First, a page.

In 2018, the NCAA put a new rule into place that allowed for programs to add a 10th assistant coach to the staff. Alabama chose to add QB ‘whisperer’, Dan Enos, to the staff to specifically work with Jalen Hurts & Tua Tagovailioa.

(Photo Credit: AL.com)

AL.com wrote an article about the hiring of Enos saying, “Enos, who is reportedly a candidate for Kansas’ head coach opening, is known for being very organized as well as for being great with Xs and Os and at helping to improve a quarterback’s mechanics. He also uses drills that simulate game-like situations.”
The article continued on by saying, “The quarterbacks have so much respect for Enos that, according to sources, he factored into Jalen Hurts’ decision to play out this season with the Tide instead of redshirting (or transferring). Word is Hurts wanted to continue to learn from Enos rather than going down to scout team and not receiving the same level of coaching, even though that meant sacrificing the year of eligibility.”

Jalen’s QB rating went from 139.1 his freshman year, to 150.2 his sophomore year, to finally 196.7 his junior year, Jalen’s final year at Alabama.



Senior Year (Oklahoma)


On January 16th, 2019, Jalen announced he would be transferring to Oklahoma for his final season. I was curious to see, as well as most of the nation, if staying at Alabama for an extra year to further craft his passing skills would pay off. Jalen had his sights set on a career in the NFL and pass-heavy Oklahoma was the perfect place to showcase himself to the league. Jalen did not disappoint. He threw for a career-best 3851 yards with 32 TDs to 8 INTs and a QB rating of 191.2. He also rushed for 1298 yards adding 20 rushing TDs as well. Jalen finished second in the Heisman Trophy voting only behind 1st overall pick, Joe Burrow.


(He also played in 2 national championship games as well as 4 semifinal games. Jalen never finished worse than 4th in the country.)


During the 2019 season, Hurts produced an in-rhythm accuracy percentage of 64.2% that ranks third in the draft class behind Joe Burrow and Anthony Gordon. Hurts had a better percentage than Tagovailioa, Herbert, and Love who were all drafted before him.

(Photo Credit: PFF)


Hurts produced the fifth-lowest percentage of uncatchable/egregious throws at 19.3%.


PFF ranks Hurts with the second-highest ceiling of the 2020 class only behind Burrow.

(Photo Credit: PFF)

 

Philadelphia Eagles


Jalen Hurts was selected as the 53rd overall pick in the 2020 NFL draft by the Philadelphia Eagles. He was the 5th QB taken off the board as Joe Burrow, former teammate Tua Tagovailioa, Justin Hebert, and Jordan Love were all selected before him.


For a team that didn’t need a QB, this was a very shocking yet intriguing pick, to say the least. Going into the draft, there were 2 main areas the Eagles needed to get better at, WR & DB. The Eagles addressed the obvious need at WR after an awful and unlucky 2019 at the position by drafting Jalen Reagor out of TCU with their first pick. With their second pick, it was assumed they would go defense, specifically defensive back, after coming off of a very mediocre to bad season in the secondary. The Eagles defense finished 2019 giving up the 14th most passing yards (8th most air yards), the 12th most passing TDs, and allowed the 18th most points scored on them. (In free agency the Eagles did add All-Pro corner Darius Slay from Detroit.)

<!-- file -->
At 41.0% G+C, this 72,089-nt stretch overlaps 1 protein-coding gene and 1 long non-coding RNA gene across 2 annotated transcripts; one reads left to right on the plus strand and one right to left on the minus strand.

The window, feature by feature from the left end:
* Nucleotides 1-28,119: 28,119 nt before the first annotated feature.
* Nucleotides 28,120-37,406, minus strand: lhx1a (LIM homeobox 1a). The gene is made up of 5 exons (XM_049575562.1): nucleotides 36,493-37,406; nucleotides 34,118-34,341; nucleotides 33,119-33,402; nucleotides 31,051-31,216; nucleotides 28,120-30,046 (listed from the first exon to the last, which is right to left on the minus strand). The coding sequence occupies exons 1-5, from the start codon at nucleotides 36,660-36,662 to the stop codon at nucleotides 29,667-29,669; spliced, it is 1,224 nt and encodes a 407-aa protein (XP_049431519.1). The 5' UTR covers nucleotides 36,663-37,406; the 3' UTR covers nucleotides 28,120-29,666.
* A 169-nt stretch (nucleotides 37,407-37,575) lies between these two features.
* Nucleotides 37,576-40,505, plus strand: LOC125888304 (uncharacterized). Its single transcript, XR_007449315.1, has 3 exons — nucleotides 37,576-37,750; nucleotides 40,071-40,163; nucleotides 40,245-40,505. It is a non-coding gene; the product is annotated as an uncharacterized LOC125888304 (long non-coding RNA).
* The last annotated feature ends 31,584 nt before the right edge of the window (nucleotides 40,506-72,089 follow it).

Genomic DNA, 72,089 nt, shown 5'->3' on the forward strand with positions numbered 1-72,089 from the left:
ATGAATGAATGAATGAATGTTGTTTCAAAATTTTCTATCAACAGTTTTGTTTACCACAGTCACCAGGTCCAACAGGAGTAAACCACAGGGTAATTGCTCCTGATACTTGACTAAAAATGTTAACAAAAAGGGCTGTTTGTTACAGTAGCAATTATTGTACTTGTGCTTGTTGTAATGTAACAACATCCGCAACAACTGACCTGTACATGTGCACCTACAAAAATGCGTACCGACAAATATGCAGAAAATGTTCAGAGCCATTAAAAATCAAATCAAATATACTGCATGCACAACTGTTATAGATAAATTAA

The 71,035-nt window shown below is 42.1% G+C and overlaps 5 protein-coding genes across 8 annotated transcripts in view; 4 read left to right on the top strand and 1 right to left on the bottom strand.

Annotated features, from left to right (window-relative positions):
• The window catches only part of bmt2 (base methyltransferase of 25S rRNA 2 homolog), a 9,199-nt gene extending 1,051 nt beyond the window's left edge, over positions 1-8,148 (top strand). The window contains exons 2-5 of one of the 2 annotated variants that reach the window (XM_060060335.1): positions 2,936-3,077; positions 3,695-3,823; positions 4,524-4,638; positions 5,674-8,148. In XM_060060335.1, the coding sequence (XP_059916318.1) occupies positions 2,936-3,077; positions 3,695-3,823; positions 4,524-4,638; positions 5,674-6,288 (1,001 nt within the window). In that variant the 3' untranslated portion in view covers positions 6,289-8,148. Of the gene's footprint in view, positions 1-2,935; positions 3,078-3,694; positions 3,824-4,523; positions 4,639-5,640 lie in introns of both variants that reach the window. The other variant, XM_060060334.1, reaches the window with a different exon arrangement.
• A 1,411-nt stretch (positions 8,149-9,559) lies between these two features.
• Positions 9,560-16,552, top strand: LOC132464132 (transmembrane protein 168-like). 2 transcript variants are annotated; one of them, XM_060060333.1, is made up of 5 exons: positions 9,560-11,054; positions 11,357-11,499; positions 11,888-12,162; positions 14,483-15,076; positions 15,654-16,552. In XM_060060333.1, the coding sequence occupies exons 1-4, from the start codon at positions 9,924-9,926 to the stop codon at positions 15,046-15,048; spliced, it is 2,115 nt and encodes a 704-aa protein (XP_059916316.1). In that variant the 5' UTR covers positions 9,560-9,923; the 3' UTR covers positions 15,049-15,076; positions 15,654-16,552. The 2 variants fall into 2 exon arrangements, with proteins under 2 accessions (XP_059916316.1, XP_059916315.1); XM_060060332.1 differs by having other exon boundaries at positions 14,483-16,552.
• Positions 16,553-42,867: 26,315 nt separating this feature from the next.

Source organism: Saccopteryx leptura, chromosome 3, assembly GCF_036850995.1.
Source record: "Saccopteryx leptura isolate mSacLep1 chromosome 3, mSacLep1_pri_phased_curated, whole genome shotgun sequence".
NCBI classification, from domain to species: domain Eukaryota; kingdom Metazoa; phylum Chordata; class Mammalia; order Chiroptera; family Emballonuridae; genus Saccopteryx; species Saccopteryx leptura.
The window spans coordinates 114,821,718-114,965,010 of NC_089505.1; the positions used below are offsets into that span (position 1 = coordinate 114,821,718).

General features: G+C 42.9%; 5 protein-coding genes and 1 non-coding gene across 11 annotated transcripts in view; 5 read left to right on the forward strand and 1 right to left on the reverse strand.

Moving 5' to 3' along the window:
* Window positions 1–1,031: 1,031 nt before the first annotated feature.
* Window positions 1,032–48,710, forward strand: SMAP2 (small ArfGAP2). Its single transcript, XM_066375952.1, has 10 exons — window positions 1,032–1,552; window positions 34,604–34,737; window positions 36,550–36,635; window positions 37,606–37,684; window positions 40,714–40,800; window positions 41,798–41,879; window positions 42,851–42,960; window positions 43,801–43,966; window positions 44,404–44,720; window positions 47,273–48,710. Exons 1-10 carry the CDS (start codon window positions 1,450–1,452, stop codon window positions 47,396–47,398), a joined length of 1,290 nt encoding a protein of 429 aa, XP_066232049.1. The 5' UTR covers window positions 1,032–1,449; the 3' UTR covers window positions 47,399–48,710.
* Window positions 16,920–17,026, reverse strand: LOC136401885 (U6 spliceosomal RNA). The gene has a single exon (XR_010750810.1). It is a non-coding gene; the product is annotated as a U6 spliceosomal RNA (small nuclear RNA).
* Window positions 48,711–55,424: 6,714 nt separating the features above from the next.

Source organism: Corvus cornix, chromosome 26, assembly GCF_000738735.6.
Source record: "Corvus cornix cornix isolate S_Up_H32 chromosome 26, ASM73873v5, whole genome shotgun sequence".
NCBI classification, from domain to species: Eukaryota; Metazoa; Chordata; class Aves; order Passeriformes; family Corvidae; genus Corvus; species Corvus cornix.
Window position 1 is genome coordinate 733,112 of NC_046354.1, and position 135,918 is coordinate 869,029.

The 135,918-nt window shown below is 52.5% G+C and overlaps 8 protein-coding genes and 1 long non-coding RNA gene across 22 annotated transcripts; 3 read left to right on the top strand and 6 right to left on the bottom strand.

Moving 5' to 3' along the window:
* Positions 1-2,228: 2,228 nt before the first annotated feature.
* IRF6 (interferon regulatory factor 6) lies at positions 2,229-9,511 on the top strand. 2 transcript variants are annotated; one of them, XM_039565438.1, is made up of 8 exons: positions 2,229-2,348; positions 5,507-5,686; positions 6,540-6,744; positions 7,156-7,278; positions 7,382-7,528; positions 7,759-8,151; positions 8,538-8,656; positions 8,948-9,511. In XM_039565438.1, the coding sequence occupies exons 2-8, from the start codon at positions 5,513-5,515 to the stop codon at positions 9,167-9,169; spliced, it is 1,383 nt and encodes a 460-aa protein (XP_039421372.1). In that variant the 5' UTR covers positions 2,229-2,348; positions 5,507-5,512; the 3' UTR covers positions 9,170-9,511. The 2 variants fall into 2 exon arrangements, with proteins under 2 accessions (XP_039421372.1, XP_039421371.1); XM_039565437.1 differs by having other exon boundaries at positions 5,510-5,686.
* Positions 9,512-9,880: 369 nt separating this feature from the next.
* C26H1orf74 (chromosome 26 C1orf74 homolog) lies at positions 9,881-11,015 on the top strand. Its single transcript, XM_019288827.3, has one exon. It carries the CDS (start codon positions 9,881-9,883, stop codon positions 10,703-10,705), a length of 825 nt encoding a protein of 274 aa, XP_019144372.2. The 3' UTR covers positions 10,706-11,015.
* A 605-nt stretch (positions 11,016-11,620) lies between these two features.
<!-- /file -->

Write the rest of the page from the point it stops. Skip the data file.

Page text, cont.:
As we know, the Eagles took Jalen Hurts with their second pick, a luxury pick, instead of addressing a greater team need. In addition to that, the Eagles just signed starter Carson Wentz to a 4-year mega extension in 2019. What is the need for spending such significant draft capital at the position when you just paid Wentz? Nate Sudfeld has been an excellent backup QB to Wentz completing 80% of his passes and throwing for 1 TD over the last two years when called upon. I just couldn’t help but wonder, why in the world would you spend that kind of draft capital on a backup QB? Maybe Hurts wasn’t drafted to be a backup…



GM Howie Roseman


Back in 2012, the Eagles entered the draft looking for their future franchise QB. GM Howie Roseman had his eyes set on a particular player and was planning on drafting him with their 3rd round pick (88th). Russell Wilson didn’t make it that far. The Seattle Seahawks beat the Eagles to the punch and drafted Wilson earlier in the round (75th). Now fast forward to the 2020 NFL draft and Roseman sees another guy that reminds him of Wilson. This time he doesn’t let him get away. NBC sports interviewed Roseman after the Eagles selection of Hurts and this is what he had to say;

“In 2012, we had a vision. We had a vision that we would draft a quarterback who’s been extremely successful, and I don’t want tampering charges on me but I think we can understand who that was, and then come back in the fourth round and draft a quarterback who won a world championship for us and go back-to-back. And I feel like we got a little cute. And I don’t know that there’s a big difference between taking the 53rd pick in the draft and taking a pick in the third round if you feel strongly about a guy.”